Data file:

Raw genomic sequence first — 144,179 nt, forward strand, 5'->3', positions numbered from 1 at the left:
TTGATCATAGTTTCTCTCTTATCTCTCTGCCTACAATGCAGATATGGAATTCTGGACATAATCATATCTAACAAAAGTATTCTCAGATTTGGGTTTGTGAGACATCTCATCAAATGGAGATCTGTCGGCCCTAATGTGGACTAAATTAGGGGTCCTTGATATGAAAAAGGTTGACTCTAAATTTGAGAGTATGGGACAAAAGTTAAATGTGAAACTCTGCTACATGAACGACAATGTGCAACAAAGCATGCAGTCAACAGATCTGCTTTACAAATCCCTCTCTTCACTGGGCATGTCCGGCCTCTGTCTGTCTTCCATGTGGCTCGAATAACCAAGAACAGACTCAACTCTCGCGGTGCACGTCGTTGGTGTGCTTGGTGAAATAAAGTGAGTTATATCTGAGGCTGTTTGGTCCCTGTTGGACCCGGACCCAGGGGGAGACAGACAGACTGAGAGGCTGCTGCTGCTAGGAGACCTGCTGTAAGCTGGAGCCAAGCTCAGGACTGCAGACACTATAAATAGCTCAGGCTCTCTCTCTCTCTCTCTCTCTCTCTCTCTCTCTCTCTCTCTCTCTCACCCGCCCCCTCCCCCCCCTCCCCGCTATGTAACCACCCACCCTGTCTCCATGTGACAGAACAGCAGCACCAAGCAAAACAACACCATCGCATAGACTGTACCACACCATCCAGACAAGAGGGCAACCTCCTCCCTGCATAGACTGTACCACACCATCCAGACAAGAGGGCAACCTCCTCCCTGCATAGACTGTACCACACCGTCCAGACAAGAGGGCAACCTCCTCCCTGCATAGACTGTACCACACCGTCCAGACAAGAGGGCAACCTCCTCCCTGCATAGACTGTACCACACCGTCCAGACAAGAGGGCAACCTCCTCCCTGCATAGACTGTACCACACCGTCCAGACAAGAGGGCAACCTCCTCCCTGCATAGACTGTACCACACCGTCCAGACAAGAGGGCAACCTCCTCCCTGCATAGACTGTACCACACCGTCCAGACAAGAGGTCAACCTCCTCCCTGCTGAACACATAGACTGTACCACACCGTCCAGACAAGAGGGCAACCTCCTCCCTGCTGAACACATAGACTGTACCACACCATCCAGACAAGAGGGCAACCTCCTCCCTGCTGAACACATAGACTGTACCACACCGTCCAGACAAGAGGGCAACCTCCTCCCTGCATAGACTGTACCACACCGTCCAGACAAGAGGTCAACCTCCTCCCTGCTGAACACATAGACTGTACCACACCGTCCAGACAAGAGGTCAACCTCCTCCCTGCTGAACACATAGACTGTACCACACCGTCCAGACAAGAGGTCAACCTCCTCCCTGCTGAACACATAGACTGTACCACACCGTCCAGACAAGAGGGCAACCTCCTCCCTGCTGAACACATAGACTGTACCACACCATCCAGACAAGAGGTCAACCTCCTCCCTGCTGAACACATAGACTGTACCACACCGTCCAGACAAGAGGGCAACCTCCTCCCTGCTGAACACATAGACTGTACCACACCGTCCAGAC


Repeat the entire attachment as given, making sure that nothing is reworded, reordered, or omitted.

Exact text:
Raw genomic sequence first — 144,179 nt, forward strand, 5'->3', positions numbered from 1 at the left:
TTGATCATAGTTTCTCTCTTATCTCTCTGCCTACAATGCAGATATGGAATTCTGGACATAATCATATCTAACAAAAGTATTCTCAGATTTGGGTTTGTGAGACATCTCATCAAATGGAGATCTGTCGGCCCTAATGTGGACTAAATTAGGGGTCCTTGATATGAAAAAGGTTGACTCTAAATTTGAGAGTATGGGACAAAAGTTAAATGTGAAACTCTGCTACATGAACGACAATGTGCAACAAAGCATGCAGTCAACAGATCTGCTTTACAAATCCCTCTCTTCACTGGGCATGTCCGGCCTCTGTCTGTCTTCCATGTGGCTCGAATAACCAAGAACAGACTCAACTCTCGCGGTGCACGTCGTTGGTGTGCTTGGTGAAATAAAGTGAGTTATATCTGAGGCTGTTTGGTCCCTGTTGGACCCGGACCCAGGGGGAGACAGACAGACTGAGAGGCTGCTGCTGCTAGGAGACCTGCTGTAAGCTGGAGCCAAGCTCAGGACTGCAGACACTATAAATAGCTCAGGCTCTCTCTCTCTCTCTCTCTCTCTCTCTCTCTCTCTCTCTCTCTCTCACCCGCCCCCTCCCCCCCCTCCCCGCTATGTAACCACCCACCCTGTCTCCATGTGACAGAACAGCAGCACCAAGCAAAACAACACCATCGCATAGACTGTACCACACCATCCAGACAAGAGGGCAACCTCCTCCCTGCATAGACTGTACCACACCATCCAGACAAGAGGGCAACCTCCTCCCTGCATAGACTGTACCACACCGTCCAGACAAGAGGGCAACCTCCTCCCTGCATAGACTGTACCACACCGTCCAGACAAGAGGGCAACCTCCTCCCTGCATAGACTGTACCACACCGTCCAGACAAGAGGGCAACCTCCTCCCTGCATAGACTGTACCACACCGTCCAGACAAGAGGGCAACCTCCTCCCTGCATAGACTGTACCACACCGTCCAGACAAGAGGGCAACCTCCTCCCTGCATAGACTGTACCACACCGTCCAGACAAGAGGTCAACCTCCTCCCTGCTGAACACATAGACTGTACCACACCGTCCAGACAAGAGGGCAACCTCCTCCCTGCTGAACACATAGACTGTACCACACCATCCAGACAAGAGGGCAACCTCCTCCCTGCTGAACACATAGACTGTACCACACCGTCCAGACAAGAGGGCAACCTCCTCCCTGCATAGACTGTACCACACCGTCCAGACAAGAGGTCAACCTCCTCCCTGCTGAACACATAGACTGTACCACACCGTCCAGACAAGAGGTCAACCTCCTCCCTGCTGAACACATAGACTGTACCACACCGTCCAGACAAGAGGTCAACCTCCTCCCTGCTGAACACATAGACTGTACCACACCGTCCAGACAAGAGGGCAACCTCCTCCCTGCTGAACACATAGACTGTACCACACCATCCAGACAAGAGGTCAACCTCCTCCCTGCTGAACACATAGACTGTACCACACCGTCCAGACAAGAGGGCAACCTCCTCCCTGCTGAACACATAGACTGTACCACACCGTCCAGAC